We are often asked by clients to get coverage off the back of a news release detailing a new product announcement or a recent business acquisition or perhaps a new customer win.
And we have definitely encountered an organisation or two that is keen to churn out news release after news release.
Now, you may well be wondering what the problem with this might be. Well, to put it bluntly, most journalists and outlets have no interest or use for what they perceive as ‘empty’ corporate press releases because, sadly, it’s not just not newsworthy.
Don’t get me wrong, we fully understand how important these releases are to a business. Not only do they inform stakeholders of your developments and play a valuable role as website content, but we would urge clients to think twice about whether they constitute as news. Could they for example be re-purposed into social posts and employee blogs to help drive engagement.
If, you are keen to raise awareness of your brand in a meaningful way, secure top-tier trade and/or national coverage and engage your media audiences, these announcements simply aren’t going to cut it. What you really need is a story.
As PR specialists, it’s our role to work with our clients to get to the heart of why they offer the products and services they do. We work to find the problem that our client is solving and build a story around that. Only once a story has been identified and developed are we confident we can secure high quality coverage.
So how does one create a press release that will do just this? Below are our top four tips for writing a great press release:
1. Keep your goal in mind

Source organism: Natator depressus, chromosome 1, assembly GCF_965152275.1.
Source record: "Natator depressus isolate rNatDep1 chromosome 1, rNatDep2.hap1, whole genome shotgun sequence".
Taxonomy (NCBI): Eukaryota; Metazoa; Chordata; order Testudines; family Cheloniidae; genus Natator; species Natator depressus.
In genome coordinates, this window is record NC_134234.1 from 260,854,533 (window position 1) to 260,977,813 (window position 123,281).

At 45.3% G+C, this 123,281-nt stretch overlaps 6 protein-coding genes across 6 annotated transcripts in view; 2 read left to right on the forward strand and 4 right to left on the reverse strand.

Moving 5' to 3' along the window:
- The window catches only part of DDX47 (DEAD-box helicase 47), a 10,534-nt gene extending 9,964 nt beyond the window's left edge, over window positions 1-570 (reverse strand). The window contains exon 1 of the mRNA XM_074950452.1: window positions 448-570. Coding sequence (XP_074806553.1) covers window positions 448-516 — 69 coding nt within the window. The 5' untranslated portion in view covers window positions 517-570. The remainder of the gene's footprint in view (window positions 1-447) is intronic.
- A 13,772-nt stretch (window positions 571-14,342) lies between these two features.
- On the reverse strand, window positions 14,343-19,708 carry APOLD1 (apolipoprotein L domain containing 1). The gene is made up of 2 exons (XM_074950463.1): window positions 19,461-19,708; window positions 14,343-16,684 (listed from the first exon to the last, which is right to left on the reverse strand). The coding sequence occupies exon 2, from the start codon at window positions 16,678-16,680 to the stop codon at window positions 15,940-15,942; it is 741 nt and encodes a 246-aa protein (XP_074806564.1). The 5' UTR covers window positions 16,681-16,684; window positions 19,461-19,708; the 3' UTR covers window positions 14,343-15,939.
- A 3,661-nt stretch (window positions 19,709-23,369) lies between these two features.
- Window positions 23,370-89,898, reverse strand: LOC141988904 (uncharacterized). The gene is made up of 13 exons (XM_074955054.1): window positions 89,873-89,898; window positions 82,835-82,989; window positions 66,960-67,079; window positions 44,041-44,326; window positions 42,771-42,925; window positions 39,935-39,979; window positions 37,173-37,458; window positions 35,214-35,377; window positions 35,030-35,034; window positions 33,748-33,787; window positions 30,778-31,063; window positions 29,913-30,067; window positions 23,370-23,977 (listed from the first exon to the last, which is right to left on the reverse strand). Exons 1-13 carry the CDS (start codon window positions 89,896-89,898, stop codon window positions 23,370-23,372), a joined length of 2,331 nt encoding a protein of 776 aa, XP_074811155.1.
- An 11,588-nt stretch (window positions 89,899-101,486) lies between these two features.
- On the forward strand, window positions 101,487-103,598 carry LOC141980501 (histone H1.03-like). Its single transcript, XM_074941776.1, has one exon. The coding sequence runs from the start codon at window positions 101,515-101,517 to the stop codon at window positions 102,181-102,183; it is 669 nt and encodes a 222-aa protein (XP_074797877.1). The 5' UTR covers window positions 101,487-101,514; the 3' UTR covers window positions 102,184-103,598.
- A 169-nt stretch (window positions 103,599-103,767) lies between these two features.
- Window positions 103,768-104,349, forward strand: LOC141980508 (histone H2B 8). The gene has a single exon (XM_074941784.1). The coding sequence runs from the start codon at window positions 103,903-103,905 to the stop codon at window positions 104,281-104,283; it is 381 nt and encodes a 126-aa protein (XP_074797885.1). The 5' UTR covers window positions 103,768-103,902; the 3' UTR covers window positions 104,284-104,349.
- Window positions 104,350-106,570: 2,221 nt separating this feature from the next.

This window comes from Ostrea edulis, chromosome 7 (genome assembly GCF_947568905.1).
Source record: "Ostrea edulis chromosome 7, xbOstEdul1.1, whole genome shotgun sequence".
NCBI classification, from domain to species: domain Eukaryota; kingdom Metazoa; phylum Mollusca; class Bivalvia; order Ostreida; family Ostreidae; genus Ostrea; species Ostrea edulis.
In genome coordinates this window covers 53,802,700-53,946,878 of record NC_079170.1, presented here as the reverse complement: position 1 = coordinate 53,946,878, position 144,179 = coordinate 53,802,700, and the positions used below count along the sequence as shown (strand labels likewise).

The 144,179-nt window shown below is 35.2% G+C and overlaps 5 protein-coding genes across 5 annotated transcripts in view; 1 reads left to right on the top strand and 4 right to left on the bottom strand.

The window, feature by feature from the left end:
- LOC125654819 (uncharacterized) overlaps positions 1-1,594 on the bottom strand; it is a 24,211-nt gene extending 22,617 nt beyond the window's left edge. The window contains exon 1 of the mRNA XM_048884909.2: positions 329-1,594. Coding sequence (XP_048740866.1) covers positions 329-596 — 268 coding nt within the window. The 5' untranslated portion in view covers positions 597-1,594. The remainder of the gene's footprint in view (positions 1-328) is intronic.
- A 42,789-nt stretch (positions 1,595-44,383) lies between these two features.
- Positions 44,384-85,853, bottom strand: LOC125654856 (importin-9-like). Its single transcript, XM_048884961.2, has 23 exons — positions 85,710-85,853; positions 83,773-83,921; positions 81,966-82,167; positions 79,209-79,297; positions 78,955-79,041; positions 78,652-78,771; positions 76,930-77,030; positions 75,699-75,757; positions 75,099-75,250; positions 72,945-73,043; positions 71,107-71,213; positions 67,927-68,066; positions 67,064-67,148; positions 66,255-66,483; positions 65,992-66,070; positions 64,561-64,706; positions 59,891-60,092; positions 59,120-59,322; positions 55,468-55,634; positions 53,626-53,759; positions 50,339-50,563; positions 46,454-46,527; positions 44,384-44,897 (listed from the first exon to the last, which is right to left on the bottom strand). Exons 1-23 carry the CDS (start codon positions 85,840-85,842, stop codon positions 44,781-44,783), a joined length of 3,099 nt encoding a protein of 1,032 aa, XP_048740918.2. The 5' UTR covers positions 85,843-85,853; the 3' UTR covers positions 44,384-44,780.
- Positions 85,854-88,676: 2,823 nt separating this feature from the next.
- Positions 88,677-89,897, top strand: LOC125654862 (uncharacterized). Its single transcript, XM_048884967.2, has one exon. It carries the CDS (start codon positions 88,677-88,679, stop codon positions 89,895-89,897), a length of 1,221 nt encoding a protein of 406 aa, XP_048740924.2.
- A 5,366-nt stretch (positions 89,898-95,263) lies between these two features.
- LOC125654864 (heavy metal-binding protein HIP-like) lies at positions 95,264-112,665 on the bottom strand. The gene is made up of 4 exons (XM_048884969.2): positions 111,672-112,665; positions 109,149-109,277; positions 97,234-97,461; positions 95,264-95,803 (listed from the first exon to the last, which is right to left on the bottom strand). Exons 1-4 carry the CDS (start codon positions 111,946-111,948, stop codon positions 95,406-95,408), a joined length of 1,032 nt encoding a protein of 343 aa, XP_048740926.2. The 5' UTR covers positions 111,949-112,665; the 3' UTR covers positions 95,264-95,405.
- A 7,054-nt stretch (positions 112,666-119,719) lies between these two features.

You need to treat a press release as a purposeful document with a single goal: to elicit a call back from a reporter and this is where the storytelling comes in.
2. Consider ‘do’ vs. ‘applaud’ press releases
Either your organisation did something amazing and it is worth telling the world about, or you are applauding something—possibly someone else’s achievement—so you can “bask in reflected glory.”
3. Fit it all on one page
Write short paragraphs and embrace the white space. The point of a press release isn’t to give journalists everything, it is simply the bait with which to lure them. So tell them about it, but don’t tell them too much – leave that to perhaps a follow up briefing either face to face, via the phone or email.
4. Be direct in your headline
Clients usually want their name up front, which is great as this style of headline deals with the “Guess what” aspect right away. Also make sure your headline grabs attention.
If you’re keen to raise awareness of your brand in a meaningful way, why not drop us a line? We’d be happy to help ensure your business is telling the right story. Contact email@example.com today.